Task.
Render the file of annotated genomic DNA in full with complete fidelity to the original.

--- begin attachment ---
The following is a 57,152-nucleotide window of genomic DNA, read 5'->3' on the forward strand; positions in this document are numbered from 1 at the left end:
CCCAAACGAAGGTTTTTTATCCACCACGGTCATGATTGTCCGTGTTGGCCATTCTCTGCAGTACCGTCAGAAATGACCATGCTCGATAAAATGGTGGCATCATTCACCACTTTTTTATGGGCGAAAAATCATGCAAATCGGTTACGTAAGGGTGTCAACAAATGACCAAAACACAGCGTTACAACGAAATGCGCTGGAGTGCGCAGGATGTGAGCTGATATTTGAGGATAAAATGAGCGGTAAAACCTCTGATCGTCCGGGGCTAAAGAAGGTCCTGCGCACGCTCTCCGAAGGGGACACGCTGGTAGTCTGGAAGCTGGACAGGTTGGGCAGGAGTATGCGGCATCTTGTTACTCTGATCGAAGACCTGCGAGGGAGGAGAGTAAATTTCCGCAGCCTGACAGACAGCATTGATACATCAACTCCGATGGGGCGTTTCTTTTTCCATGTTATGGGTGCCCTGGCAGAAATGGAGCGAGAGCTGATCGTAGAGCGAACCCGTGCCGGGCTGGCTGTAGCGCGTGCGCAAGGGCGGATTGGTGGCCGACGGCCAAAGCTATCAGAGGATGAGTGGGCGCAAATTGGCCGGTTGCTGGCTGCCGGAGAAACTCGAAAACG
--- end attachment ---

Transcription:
The following is a 57,152-nucleotide window of genomic DNA, read 5'->3' on the forward strand; positions in this document are numbered from 1 at the left end:
CCCAAACGAAGGTTTTTTATCCACCACGGTCATGATTGTCCGTGTTGGCCATTCTCTGCAGTACCGTCAGAAATGACCATGCTCGATAAAATGGTGGCATCATTCACCACTTTTTTATGGGCGAAAAATCATGCAAATCGGTTACGTAAGGGTGTCAACAAATGACCAAAACACAGCGTTACAACGAAATGCGCTGGAGTGCGCAGGATGTGAGCTGATATTTGAGGATAAAATGAGCGGTAAAACCTCTGATCGTCCGGGGCTAAAGAAGGTCCTGCGCACGCTCTCCGAAGGGGACACGCTGGTAGTCTGGAAGCTGGACAGGTTGGGCAGGAGTATGCGGCATCTTGTTACTCTGATCGAAGACCTGCGAGGGAGGAGAGTAAATTTCCGCAGCCTGACAGACAGCATTGATACATCAACTCCGATGGGGCGTTTCTTTTTCCATGTTATGGGTGCCCTGGCAGAAATGGAGCGAGAGCTGATCGTAGAGCGAACCCGTGCCGGGCTGGCTGTAGCGCGTGCGCAAGGGCGGATTGGTGGCCGACGGCCAAAGCTATCAGAGGATGAGTGGGCGCAAATTGGCCGGTTGCTGGCTGCCGGAGAAACTCGAAAACG